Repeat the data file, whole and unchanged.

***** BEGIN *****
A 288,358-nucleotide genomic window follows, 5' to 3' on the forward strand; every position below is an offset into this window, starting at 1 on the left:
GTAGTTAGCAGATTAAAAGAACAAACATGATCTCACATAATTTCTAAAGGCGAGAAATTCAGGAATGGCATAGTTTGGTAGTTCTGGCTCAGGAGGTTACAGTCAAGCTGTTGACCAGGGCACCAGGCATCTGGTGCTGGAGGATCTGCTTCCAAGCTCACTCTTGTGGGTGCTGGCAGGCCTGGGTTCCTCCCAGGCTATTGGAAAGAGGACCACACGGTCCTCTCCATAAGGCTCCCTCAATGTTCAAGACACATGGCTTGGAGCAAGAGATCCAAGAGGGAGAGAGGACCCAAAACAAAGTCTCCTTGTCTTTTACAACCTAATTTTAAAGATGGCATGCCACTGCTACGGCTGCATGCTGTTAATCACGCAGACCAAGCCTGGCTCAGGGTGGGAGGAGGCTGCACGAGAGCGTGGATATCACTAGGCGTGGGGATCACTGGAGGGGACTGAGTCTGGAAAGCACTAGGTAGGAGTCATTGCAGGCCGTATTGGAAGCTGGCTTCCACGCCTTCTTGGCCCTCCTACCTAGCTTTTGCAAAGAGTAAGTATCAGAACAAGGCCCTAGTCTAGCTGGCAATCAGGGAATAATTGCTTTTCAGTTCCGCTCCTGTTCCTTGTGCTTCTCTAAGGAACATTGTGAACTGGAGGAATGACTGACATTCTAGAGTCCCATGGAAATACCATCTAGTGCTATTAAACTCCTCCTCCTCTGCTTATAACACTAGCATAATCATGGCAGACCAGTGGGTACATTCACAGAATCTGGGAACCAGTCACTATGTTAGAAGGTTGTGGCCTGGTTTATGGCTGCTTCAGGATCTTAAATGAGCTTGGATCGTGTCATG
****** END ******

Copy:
A 288,358-nucleotide genomic window follows, 5' to 3' on the forward strand; every position below is an offset into this window, starting at 1 on the left:
GTAGTTAGCAGATTAAAAGAACAAACATGATCTCACATAATTTCTAAAGGCGAGAAATTCAGGAATGGCATAGTTTGGTAGTTCTGGCTCAGGAGGTTACAGTCAAGCTGTTGACCAGGGCACCAGGCATCTGGTGCTGGAGGATCTGCTTCCAAGCTCACTCTTGTGGGTGCTGGCAGGCCTGGGTTCCTCCCAGGCTATTGGAAAGAGGACCACACGGTCCTCTCCATAAGGCTCCCTCAATGTTCAAGACACATGGCTTGGAGCAAGAGATCCAAGAGGGAGAGAGGACCCAAAACAAAGTCTCCTTGTCTTTTACAACCTAATTTTAAAGATGGCATGCCACTGCTACGGCTGCATGCTGTTAATCACGCAGACCAAGCCTGGCTCAGGGTGGGAGGAGGCTGCACGAGAGCGTGGATATCACTAGGCGTGGGGATCACTGGAGGGGACTGAGTCTGGAAAGCACTAGGTAGGAGTCATTGCAGGCCGTATTGGAAGCTGGCTTCCACGCCTTCTTGGCCCTCCTACCTAGCTTTTGCAAAGAGTAAGTATCAGAACAAGGCCCTAGTCTAGCTGGCAATCAGGGAATAATTGCTTTTCAGTTCCGCTCCTGTTCCTTGTGCTTCTCTAAGGAACATTGTGAACTGGAGGAATGACTGACATTCTAGAGTCCCATGGAAATACCATCTAGTGCTATTAAACTCCTCCTCCTCTGCTTATAACACTAGCATAATCATGGCAGACCAGTGGGTACATTCACAGAATCTGGGAACCAGTCACTATGTTAGAAGGTTGTGGCCTGGTTTATGGCTGCTTCAGGATCTTAAATGAGCTTGGATCGTGTCATG